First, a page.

Afraid of microbes? Then you should avoid ATMs
Whenever you withdraw money from an ATM, you also come into contact with microbes from other people. Researchers have now found that ATM input fields contain a multitude of microbes from human skin, traces of food and potentially new environmental organisms.
The scientists at New York University found in an investigation that the input fields of automated teller machines contain a large number of microbes and other contaminants. One could say that a cross-section of the DNA of all city dwellers can be found on the input fields. The experts published the results of their study in the "mSphere" journal.
DNA on keyboards represents a record of human behavior
Our results suggest that ATM entry fields contain microbes from various sources, the scientists say. These include, for example, human microbiomes, food, and potentially novel environmental organisms, explains author Professor Jane Carlton from New York University in a press release. Here, the DNA from these keyboards could provide a record of human behavior and the environmental sources of microbes.
Doctors examined samples from 66 ATMs in New York
Between June and July 2014, the scientists took samples from 66 ATMs in three New York boroughs: Manhattan, Queens, and Brooklyn. The sequencing methods showed, among other things, a number of human skin microbes.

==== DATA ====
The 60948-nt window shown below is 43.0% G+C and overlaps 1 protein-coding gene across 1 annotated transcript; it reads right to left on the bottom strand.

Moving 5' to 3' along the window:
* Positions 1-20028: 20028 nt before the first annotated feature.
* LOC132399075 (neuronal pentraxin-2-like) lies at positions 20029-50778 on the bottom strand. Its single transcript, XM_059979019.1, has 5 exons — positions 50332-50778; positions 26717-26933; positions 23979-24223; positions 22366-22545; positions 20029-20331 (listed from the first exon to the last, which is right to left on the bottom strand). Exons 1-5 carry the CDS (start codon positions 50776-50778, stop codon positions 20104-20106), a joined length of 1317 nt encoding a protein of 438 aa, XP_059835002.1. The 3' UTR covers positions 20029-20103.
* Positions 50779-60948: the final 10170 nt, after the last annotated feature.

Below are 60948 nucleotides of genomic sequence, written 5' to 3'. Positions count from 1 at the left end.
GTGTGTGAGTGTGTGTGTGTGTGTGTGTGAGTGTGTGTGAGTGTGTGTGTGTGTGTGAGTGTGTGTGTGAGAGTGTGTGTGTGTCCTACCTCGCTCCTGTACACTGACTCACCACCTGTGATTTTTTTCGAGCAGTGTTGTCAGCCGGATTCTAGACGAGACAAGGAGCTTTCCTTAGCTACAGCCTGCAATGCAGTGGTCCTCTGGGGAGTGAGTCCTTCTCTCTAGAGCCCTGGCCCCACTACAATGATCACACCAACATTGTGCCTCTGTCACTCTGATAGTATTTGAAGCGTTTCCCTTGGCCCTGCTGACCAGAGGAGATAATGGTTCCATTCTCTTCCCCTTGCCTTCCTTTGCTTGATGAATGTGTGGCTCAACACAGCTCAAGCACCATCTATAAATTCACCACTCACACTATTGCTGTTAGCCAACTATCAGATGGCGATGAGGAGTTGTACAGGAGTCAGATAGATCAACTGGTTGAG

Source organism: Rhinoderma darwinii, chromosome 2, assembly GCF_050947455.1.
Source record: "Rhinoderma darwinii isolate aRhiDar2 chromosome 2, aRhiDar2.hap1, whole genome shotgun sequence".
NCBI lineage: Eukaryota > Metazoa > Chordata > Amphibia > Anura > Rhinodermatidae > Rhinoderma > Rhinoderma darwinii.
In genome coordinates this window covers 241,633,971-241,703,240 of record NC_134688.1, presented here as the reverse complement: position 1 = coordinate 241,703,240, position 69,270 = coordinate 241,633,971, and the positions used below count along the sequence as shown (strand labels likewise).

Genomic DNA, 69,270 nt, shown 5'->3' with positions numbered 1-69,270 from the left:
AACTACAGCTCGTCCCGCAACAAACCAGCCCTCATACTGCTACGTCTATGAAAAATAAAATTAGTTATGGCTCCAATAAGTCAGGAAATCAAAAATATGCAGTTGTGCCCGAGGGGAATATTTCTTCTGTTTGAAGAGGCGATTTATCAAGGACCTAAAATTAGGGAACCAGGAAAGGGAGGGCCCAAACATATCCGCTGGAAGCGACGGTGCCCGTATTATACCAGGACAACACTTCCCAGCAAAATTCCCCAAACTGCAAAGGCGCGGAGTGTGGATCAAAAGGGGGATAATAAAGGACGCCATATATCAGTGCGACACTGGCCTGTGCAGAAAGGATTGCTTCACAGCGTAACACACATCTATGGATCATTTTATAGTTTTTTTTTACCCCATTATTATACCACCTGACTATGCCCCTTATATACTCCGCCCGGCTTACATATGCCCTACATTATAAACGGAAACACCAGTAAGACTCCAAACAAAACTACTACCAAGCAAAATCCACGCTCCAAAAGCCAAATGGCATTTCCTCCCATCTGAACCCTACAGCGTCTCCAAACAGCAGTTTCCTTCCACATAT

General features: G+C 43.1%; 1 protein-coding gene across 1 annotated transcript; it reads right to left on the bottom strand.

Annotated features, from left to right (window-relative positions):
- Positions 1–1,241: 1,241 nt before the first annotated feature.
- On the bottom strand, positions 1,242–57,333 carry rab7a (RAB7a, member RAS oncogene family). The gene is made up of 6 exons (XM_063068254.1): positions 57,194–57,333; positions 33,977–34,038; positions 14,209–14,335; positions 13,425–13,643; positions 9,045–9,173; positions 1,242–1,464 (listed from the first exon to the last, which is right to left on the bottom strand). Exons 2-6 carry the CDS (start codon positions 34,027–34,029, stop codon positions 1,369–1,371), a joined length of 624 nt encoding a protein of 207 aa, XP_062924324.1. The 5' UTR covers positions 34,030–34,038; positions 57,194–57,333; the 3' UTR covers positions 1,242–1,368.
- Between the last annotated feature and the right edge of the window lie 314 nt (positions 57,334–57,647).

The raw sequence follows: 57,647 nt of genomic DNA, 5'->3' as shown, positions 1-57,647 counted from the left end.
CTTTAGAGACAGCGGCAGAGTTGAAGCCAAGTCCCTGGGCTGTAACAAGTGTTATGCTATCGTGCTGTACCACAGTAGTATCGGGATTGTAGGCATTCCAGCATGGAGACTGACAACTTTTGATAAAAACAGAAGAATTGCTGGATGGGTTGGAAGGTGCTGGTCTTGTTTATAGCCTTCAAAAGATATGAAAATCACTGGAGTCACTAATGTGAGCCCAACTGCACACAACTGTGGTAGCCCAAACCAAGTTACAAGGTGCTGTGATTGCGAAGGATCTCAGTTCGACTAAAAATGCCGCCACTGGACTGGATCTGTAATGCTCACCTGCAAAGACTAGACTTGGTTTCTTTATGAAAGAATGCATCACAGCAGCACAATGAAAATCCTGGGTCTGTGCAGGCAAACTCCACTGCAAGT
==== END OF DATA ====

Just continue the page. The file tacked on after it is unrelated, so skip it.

ATM keyboards are contaminated with tons of microbes
The most common sources of microbes on ATM keypads were comparable to household items or items such as televisions, toilets, and kitchens, the authors say. In addition, microbes from chicken, fish and other foods have also been found. This suggests that residual DNA from meals sticks to people's hands. This is then transferred to their keyboard using ATMs. So in the future you might want to have a cleaning cloth for your hands if you want to use an ATM.
It makes no difference whether the machines are inside or outside
ATMs examined in laundromats and shops showed the highest number of biomarkers with lactobacillales (lactic acid bacteria). These are usually found in some plants or dairy products, the researchers explain. It is also particularly striking that the biomarker Xeromyces bisporus was found extremely frequently in samples from Manhattan. This is associated with spoiled baked goods. The experts added that there was no significant difference in the exposure to microbes in outdoor or indoor keyboards.
Microbial communities on keyboards are a cross-section of DNA
Since each of the keyboards in New York is most likely used by hundreds of people every day and additionally comes into contact with air, water and microbes from various urban surfaces, the microbial communities on the keyboards represent a cross-section of the DNA of the urban community, so to speak, the co Author Maria Gloria Dominguez-Bello from New York University.
Samples had little diversity
Overall, the samples were of low diversity and showed no obvious grouping according to their geography. The relative lack of diversity between sites could be triggered by periodic cleaning of the machines that wipe out some of the microbes, the doctors say. (as)